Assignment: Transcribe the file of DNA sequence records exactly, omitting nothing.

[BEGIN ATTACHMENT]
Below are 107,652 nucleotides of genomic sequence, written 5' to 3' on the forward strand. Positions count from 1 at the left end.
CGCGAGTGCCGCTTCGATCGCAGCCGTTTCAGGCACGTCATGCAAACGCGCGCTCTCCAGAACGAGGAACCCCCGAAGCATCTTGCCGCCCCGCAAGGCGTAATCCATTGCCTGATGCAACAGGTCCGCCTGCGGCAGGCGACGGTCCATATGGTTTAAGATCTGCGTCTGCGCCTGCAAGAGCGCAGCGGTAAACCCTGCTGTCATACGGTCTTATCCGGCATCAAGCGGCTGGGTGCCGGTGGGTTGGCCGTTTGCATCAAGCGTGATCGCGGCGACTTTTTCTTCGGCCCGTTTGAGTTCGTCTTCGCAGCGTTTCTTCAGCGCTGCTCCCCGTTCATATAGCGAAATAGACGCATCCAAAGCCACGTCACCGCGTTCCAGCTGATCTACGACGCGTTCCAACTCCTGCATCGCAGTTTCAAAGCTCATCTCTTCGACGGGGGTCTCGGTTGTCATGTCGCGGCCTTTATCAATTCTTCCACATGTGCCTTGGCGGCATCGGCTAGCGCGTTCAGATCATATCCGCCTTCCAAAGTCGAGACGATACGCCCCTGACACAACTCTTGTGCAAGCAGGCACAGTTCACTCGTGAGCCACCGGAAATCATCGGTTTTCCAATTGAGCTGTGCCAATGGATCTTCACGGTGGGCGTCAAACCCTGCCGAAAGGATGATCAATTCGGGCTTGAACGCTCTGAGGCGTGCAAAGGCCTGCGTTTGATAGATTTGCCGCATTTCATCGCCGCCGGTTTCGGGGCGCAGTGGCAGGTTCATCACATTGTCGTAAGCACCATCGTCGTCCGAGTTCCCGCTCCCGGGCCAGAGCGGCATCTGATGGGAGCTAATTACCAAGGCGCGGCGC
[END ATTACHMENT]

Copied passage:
Below are 107,652 nucleotides of genomic sequence, written 5' to 3' on the forward strand. Positions count from 1 at the left end.
CGCGAGTGCCGCTTCGATCGCAGCCGTTTCAGGCACGTCATGCAAACGCGCGCTCTCCAGAACGAGGAACCCCCGAAGCATCTTGCCGCCCCGCAAGGCGTAATCCATTGCCTGATGCAACAGGTCCGCCTGCGGCAGGCGACGGTCCATATGGTTTAAGATCTGCGTCTGCGCCTGCAAGAGCGCAGCGGTAAACCCTGCTGTCATACGGTCTTATCCGGCATCAAGCGGCTGGGTGCCGGTGGGTTGGCCGTTTGCATCAAGCGTGATCGCGGCGACTTTTTCTTCGGCCCGTTTGAGTTCGTCTTCGCAGCGTTTCTTCAGCGCTGCTCCCCGTTCATATAGCGAAATAGACGCATCCAAAGCCACGTCACCGCGTTCCAGCTGATCTACGACGCGTTCCAACTCCTGCATCGCAGTTTCAAAGCTCATCTCTTCGACGGGGGTCTCGGTTGTCATGTCGCGGCCTTTATCAATTCTTCCACATGTGCCTTGGCGGCATCGGCTAGCGCGTTCAGATCATATCCGCCTTCCAAAGTCGAGACGATACGCCCCTGACACAACTCTTGTGCAAGCAGGCACAGTTCACTCGTGAGCCACCGGAAATCATCGGTTTTCCAATTGAGCTGTGCCAATGGATCTTCACGGTGGGCGTCAAACCCTGCCGAAAGGATGATCAATTCGGGCTTGAACGCTCTGAGGCGTGCAAAGGCCTGCGTTTGATAGATTTGCCGCATTTCATCGCCGCCGGTTTCGGGGCGCAGTGGCAGGTTCATCACATTGTCGTAAGCACCATCGTCGTCCGAGTTCCCGCTCCCGGGCCAGAGCGGCATCTGATGGGAGCTAATTACCAAGGCGCGGCGC